An SVG Editor is what you need to convert a Vector file into a Picture file like JPEG or PNG. Without the conversion, you’re not going to be able to use that image anywhere. Every other SVG editor online requires that you sign up, even if it’s free, they won’t let you use it without first becoming a registered member. No, thanks. I don’t plan on converting enough vectors to warrant a ton of spam mail.

The SVG Editor on this site is fast, easy to use, and best of all – doesn’t require a login! 😀

Another good place to search for vectors and clipart is Pixabay. Almost everyone uses Pixabay already for their license-free photos because they’re one of the rare sites that doesn’t require you to attribute/credit or link back to the photographer/designer, and often the site will have items you can’t find anywhere else.

One final mention is a site I would caution you TO AVOID and that is: all-free-download[dot]com. This site and the site it “links” to when you click on an artist’s name – are both 100% SCAMS.

One vector I downloaded, unzipped as an entirely different image altogether, so I went back to the original image on their website and “saved as” then ran a Google Photo search and that same sheet of designs has been circulating as a scam for years AND originated in Asia.

Another Vector file I downloaded and unzipped gave me only an .ai file. The extension .ai stands for and is strictly used with Adobe Illustrator. Now, if you happen to get a LEGITIMATE .ai file, you can convert it easily and for free with an online converter, or even by changing it to a PDF in your own computer and opening it that way. However, these were NOT legit extractions, since the only thing that opened was a warning from Adobe that the file belonged to them.

I ran my C-cleaner & virus software after that to put a stop to any tracker bugs or malware those files likely downloaded onto my computer. People don’t scam you for no reason. So, if they’re not charging money, then they’re probably attacking you through your own computer. It’s best to just avoid that site completely!

In my next post, I’m going to confess to another sort-of scam I fell for and talk about book editing sites/software.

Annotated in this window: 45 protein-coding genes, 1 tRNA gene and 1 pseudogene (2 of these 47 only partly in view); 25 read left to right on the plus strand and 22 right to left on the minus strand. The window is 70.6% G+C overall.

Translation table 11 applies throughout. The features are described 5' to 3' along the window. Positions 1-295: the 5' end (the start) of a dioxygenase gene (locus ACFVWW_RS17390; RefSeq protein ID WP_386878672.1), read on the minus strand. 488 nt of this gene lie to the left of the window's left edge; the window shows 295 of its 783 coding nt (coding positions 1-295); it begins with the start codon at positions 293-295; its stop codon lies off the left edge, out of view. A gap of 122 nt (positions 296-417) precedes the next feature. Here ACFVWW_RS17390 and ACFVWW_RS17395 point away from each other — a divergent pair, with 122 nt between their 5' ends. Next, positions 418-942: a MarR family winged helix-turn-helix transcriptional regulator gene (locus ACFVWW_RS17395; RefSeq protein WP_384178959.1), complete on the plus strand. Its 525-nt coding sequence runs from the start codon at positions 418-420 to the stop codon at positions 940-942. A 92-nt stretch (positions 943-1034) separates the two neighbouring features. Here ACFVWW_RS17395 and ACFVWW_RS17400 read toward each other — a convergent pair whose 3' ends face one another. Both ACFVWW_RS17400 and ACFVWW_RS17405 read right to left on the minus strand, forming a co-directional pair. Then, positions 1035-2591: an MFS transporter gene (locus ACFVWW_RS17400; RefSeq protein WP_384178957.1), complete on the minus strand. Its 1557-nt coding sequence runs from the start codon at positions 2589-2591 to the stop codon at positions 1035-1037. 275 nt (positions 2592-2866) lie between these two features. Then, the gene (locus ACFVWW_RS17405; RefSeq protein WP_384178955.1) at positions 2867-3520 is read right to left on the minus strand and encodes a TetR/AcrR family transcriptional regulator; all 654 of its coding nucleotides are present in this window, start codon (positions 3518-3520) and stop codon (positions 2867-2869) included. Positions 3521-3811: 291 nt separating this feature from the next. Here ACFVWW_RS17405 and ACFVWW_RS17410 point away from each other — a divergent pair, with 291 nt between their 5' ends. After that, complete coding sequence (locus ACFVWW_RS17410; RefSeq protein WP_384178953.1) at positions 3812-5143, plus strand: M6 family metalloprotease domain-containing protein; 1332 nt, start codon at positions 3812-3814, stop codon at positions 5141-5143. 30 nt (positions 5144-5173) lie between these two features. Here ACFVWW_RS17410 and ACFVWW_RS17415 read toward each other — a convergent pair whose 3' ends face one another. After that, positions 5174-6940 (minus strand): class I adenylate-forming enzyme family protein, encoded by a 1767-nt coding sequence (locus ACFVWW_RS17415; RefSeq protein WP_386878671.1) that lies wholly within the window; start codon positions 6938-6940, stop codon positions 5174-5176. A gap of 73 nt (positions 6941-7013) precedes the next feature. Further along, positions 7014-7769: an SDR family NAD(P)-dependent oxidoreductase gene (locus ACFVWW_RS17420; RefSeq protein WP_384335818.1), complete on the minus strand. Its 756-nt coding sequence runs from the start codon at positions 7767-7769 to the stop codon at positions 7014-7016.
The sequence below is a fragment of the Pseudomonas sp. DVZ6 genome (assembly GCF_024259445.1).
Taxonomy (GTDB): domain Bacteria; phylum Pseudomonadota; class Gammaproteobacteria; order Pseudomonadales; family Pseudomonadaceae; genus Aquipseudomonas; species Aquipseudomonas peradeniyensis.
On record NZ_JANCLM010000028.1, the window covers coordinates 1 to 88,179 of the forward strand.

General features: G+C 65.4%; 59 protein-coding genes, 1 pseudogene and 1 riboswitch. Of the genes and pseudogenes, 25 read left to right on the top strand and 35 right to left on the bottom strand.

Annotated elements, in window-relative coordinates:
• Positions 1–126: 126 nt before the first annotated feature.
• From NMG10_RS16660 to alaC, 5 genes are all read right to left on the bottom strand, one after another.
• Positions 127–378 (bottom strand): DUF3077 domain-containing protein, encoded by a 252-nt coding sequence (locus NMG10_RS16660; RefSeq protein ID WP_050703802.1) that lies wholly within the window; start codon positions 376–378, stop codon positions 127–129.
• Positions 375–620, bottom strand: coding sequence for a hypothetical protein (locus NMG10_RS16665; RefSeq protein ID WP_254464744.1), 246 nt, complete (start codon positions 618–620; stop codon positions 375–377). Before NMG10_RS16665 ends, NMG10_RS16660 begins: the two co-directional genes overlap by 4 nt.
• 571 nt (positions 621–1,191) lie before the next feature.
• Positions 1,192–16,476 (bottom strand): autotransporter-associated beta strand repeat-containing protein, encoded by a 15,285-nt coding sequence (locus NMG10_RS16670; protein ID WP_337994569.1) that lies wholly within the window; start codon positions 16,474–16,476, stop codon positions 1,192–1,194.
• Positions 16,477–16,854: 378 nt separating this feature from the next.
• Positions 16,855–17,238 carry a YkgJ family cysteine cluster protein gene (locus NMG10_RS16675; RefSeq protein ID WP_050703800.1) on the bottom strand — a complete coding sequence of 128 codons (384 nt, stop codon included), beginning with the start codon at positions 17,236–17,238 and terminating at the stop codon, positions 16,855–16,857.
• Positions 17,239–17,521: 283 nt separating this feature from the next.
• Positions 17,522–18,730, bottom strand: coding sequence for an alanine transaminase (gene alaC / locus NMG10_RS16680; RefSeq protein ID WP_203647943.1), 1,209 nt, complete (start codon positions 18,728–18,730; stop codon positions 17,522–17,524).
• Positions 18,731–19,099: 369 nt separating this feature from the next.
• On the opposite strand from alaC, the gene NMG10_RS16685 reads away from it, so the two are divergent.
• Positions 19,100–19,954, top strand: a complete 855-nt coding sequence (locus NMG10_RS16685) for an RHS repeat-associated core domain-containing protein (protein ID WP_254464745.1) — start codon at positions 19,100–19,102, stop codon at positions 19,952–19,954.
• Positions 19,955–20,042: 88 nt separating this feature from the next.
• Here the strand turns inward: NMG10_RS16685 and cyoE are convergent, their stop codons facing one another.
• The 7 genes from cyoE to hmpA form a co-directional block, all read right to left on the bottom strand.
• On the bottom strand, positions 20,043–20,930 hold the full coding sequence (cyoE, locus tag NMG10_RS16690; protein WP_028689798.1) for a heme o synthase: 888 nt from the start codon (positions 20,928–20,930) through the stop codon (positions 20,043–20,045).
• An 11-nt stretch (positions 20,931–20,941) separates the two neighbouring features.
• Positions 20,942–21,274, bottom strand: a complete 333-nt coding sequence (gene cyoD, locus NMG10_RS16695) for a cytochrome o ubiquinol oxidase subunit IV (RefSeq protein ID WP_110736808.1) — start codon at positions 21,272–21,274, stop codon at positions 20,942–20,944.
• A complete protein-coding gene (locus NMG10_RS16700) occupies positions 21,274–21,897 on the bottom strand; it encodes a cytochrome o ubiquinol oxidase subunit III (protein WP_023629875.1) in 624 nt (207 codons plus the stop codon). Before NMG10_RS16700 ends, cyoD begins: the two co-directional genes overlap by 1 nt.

❤ Does anyone have a tummy ache from eating all that chocolate yesterday? I know, I wish I did, too… 😐 

p.s. If you’ve never installed fonts onto your computer before, I’m excited to say I just learned how to do that, myself. This is only for Windows, though (sorry, Mac users!)

  1. Go to Start Menu
  2. Click on Control Panel
  3. Find the “view by” option on the screen (usually in the top corner)
  4. Choose one of the icon options (large or small) – as this will allow you to see ALL of the folders
  5. Find the “Fonts” folder (it might take a minute or two for your computer to load all of your available fonts.
  6. Drag and drop your new font files anywhere on the screen and it will do the rest for you.

Vjola! Now, when you open your word processing software, those new fonts should be available to you.

Dear Indie | Book Formatting: More Error than Trial

First, Happy Free to Consume as Much Chocolate as You Want Without Feeling Guilty About It Day! ❤ I mean, why else do we celebrate it, really? 😛

Hi Indies! Long time, no post. I’ve been up to no good this past week, which has given me a ton of new resources and info to share with you about the nasty, tedious self-publishing step of formatting your book. Dun-dun-duuuun…! As such, I’ll have to break these up into separate posts (oh, darn).

The Biggest -ish With Book Formatting?

Money. Most writers are on a tight budget, so you’re probably not paying a professional to format and style the layout of your book. I made the mistake of hiring a cheap formatter with my first Indie book and ended up not even using the file because I was able to make one that was more attractive. This lesson taught me two valuable things:

  1. You definitely get what you pay for sometimes, and
  2. If and when you can, always ask for an example of a professional’s work BEFORE you hire them.

The second biggest -ish, is experience &/or training in professional formatting. Many of us just don’t have it. This whole issue came about for me, not because I’m awesome and have a new book coming out – but because I noticed that even on Kindle Unlimited, people who read the Avarice books never go on to read Hexed, which is the next book in line for the series.

It dawned on me that Avarice “looks” like a trilogy, rather than the beginning of a series, and added to that, there’s no information about Hexed in the back matter of those books because it didn’t exist at the time they were published. I decided that needed to be updated ASAP.